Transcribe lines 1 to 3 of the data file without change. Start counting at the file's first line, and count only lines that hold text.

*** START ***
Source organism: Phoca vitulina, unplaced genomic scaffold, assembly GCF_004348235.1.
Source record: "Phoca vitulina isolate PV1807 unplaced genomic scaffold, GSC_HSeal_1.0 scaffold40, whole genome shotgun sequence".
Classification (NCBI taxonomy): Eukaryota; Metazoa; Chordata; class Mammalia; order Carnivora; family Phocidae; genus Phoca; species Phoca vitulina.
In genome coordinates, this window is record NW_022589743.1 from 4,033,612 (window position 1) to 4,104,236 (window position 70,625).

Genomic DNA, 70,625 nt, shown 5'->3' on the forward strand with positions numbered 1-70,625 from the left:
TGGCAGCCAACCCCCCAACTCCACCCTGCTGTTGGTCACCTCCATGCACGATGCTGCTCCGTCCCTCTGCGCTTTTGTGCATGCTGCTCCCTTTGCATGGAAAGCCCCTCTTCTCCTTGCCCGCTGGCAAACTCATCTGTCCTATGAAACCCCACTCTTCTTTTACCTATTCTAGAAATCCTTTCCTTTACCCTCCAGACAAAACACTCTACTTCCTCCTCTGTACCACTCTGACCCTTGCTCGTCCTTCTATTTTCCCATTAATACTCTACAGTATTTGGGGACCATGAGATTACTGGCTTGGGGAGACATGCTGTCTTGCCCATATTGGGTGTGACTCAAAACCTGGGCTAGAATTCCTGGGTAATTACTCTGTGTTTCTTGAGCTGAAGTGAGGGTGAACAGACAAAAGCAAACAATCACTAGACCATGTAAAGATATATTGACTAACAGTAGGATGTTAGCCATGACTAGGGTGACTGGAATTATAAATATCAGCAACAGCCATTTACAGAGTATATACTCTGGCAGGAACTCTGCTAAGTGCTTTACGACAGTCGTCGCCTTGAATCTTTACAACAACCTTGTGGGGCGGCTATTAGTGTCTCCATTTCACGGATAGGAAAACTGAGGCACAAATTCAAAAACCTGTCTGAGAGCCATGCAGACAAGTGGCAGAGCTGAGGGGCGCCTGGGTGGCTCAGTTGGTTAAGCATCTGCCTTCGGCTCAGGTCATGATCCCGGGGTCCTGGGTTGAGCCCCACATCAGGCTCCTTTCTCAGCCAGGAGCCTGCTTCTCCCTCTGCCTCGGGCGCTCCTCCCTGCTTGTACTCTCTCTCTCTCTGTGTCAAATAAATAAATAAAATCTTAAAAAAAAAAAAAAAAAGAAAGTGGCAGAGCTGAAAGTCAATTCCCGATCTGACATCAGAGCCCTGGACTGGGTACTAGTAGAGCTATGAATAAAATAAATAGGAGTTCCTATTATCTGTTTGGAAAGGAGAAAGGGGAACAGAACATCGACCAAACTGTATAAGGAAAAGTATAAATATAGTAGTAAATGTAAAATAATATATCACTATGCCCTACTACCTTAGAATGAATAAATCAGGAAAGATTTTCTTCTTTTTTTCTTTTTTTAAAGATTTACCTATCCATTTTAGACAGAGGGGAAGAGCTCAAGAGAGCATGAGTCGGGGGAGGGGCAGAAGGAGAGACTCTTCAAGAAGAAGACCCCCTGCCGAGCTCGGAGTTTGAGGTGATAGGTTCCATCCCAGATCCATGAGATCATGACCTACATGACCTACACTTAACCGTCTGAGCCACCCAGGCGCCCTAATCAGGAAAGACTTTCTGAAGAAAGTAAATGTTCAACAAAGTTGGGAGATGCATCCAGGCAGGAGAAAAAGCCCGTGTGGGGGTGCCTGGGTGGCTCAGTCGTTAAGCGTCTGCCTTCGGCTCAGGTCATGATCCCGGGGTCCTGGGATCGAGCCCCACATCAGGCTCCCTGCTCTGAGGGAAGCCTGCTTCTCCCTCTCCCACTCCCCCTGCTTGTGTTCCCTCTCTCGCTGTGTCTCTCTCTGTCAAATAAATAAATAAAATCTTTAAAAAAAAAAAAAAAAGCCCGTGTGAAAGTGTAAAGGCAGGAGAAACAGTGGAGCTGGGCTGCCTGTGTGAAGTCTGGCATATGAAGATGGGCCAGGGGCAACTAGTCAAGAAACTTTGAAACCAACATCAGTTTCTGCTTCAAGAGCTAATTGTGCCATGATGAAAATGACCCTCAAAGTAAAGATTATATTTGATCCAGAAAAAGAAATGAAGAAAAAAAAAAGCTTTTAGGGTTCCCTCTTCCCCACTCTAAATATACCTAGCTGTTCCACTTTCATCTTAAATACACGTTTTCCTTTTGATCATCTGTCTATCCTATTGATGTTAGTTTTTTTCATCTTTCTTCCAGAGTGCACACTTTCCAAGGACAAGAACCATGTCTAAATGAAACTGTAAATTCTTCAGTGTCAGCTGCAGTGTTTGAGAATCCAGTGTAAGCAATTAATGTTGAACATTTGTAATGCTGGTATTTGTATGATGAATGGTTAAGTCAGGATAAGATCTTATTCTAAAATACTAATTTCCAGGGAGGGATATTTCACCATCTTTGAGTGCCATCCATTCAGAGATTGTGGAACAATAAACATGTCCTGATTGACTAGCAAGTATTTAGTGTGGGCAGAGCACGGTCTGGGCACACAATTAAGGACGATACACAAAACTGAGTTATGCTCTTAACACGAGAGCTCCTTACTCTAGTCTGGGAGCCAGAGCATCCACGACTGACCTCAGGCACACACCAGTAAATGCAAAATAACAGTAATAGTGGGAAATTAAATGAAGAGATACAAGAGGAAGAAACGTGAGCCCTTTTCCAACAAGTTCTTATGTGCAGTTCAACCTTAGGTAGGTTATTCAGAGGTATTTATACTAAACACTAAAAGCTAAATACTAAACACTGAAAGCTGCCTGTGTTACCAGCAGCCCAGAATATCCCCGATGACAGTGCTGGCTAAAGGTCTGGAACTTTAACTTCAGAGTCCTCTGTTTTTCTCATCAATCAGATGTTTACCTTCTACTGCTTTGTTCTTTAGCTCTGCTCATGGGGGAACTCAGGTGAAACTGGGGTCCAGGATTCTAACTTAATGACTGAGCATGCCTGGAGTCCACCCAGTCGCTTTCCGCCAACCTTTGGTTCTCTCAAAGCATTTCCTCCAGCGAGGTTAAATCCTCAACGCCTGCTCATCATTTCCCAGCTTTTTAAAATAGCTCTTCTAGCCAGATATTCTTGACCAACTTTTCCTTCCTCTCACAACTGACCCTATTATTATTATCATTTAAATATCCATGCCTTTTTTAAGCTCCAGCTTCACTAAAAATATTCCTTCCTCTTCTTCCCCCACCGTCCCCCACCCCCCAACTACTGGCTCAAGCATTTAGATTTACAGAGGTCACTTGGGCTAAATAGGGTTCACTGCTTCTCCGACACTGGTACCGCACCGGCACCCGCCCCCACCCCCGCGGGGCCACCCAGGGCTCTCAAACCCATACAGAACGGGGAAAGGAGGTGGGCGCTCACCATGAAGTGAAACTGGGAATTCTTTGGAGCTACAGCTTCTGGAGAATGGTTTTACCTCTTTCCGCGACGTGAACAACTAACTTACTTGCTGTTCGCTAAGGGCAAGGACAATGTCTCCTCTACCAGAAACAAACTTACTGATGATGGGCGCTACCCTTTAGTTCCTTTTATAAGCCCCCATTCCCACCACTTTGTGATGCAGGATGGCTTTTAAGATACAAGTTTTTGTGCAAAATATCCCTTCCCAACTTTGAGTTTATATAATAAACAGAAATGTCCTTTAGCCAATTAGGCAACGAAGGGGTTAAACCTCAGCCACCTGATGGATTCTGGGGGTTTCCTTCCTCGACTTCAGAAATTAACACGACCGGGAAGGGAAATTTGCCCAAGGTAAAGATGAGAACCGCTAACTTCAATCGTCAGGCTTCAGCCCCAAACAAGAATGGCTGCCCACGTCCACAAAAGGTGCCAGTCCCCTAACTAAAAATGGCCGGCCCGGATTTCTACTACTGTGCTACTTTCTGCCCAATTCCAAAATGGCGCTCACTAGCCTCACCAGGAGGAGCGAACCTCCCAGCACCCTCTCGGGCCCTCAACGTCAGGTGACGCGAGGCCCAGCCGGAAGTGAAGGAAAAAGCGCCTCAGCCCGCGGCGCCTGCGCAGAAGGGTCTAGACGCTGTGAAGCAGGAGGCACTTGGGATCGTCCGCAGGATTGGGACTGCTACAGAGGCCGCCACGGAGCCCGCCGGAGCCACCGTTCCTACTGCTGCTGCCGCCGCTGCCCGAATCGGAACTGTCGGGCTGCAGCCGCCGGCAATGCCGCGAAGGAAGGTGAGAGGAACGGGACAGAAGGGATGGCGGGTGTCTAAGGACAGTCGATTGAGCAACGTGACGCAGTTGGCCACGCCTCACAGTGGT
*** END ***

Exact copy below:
Source organism: Phoca vitulina, unplaced genomic scaffold, assembly GCF_004348235.1.
Source record: "Phoca vitulina isolate PV1807 unplaced genomic scaffold, GSC_HSeal_1.0 scaffold40, whole genome shotgun sequence".
Classification (NCBI taxonomy): Eukaryota; Metazoa; Chordata; class Mammalia; order Carnivora; family Phocidae; genus Phoca; species Phoca vitulina.